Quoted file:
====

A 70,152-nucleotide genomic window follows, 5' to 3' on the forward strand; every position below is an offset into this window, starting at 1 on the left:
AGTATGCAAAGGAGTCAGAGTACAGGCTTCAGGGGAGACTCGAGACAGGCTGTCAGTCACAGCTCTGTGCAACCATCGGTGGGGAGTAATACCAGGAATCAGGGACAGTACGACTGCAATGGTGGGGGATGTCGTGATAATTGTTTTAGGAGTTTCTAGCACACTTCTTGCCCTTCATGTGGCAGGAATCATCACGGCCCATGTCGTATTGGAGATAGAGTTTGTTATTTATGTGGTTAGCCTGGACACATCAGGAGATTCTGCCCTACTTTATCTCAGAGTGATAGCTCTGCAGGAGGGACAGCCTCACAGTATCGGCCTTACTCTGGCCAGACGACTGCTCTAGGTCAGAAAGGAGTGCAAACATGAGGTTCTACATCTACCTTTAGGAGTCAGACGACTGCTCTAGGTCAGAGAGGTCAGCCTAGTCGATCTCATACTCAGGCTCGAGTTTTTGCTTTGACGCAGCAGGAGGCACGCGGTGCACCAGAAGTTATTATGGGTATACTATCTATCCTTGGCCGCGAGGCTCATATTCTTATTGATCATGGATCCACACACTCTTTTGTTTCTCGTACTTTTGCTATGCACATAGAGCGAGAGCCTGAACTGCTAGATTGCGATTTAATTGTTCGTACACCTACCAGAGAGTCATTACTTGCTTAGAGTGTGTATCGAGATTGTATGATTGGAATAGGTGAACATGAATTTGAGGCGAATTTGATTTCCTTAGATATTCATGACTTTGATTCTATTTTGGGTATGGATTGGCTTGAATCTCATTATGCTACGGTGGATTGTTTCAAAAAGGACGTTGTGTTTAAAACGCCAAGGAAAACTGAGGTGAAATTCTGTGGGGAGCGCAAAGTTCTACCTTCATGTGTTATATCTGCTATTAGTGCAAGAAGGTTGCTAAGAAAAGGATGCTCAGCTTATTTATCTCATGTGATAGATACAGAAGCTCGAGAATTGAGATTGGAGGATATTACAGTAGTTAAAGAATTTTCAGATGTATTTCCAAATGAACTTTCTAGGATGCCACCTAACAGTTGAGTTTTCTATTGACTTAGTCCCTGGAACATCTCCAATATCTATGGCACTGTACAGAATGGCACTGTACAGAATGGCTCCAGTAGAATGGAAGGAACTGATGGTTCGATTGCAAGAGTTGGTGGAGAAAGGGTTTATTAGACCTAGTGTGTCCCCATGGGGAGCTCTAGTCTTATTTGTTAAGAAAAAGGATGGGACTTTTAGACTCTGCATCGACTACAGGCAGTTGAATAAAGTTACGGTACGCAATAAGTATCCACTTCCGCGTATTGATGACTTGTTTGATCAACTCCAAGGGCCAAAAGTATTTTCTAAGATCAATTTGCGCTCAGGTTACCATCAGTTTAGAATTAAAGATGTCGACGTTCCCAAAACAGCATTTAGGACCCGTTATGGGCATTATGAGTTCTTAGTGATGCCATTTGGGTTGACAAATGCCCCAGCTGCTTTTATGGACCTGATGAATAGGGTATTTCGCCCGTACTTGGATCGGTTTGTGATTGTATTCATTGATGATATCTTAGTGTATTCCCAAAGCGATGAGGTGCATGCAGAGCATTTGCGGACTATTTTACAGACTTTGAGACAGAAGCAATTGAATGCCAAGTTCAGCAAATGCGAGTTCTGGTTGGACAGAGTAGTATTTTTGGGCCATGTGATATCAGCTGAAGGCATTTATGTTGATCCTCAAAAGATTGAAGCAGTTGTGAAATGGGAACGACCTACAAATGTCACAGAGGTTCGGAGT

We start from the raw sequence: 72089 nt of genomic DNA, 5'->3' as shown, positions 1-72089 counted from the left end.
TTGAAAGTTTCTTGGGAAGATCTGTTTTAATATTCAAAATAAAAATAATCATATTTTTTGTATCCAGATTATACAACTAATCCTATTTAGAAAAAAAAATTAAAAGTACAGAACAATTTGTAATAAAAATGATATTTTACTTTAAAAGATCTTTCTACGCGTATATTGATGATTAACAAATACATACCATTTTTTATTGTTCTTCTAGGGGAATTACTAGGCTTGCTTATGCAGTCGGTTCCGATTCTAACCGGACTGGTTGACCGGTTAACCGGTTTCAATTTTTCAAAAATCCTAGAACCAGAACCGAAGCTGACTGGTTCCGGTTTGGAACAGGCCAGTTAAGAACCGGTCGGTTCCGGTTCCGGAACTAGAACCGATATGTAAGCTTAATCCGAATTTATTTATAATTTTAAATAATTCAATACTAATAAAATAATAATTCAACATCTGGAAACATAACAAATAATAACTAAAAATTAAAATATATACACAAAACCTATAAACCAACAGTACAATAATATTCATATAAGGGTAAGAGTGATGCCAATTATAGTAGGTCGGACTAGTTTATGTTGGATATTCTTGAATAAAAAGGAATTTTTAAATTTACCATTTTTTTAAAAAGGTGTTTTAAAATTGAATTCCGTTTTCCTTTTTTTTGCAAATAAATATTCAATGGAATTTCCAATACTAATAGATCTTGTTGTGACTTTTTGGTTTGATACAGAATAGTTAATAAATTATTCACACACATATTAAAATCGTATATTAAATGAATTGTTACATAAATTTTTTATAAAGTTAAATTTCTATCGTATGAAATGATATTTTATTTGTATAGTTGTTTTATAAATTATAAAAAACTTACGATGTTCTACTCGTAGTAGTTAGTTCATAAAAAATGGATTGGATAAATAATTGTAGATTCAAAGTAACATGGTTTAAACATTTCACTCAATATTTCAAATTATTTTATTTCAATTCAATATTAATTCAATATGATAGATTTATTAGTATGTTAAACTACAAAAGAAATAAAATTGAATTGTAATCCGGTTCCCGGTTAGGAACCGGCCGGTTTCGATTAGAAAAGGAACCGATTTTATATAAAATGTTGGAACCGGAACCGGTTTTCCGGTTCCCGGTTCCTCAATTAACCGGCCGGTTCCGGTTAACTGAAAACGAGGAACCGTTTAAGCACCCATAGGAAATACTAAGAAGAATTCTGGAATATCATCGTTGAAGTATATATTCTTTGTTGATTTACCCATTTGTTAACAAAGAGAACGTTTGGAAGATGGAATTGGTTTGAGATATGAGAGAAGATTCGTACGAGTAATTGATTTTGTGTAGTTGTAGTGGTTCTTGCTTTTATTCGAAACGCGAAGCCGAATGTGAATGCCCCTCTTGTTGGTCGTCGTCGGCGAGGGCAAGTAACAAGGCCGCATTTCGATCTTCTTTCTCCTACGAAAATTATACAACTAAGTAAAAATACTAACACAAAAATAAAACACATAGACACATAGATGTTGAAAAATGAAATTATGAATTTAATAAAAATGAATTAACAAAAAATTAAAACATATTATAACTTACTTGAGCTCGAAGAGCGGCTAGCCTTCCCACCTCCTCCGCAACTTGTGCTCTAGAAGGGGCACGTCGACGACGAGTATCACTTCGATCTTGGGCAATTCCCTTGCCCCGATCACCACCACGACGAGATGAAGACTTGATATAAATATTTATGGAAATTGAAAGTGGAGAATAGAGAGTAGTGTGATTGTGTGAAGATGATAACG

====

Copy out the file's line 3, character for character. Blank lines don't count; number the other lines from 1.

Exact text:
We start from the raw sequence: 72089 nt of genomic DNA, 5'->3' as shown, positions 1-72089 counted from the left end.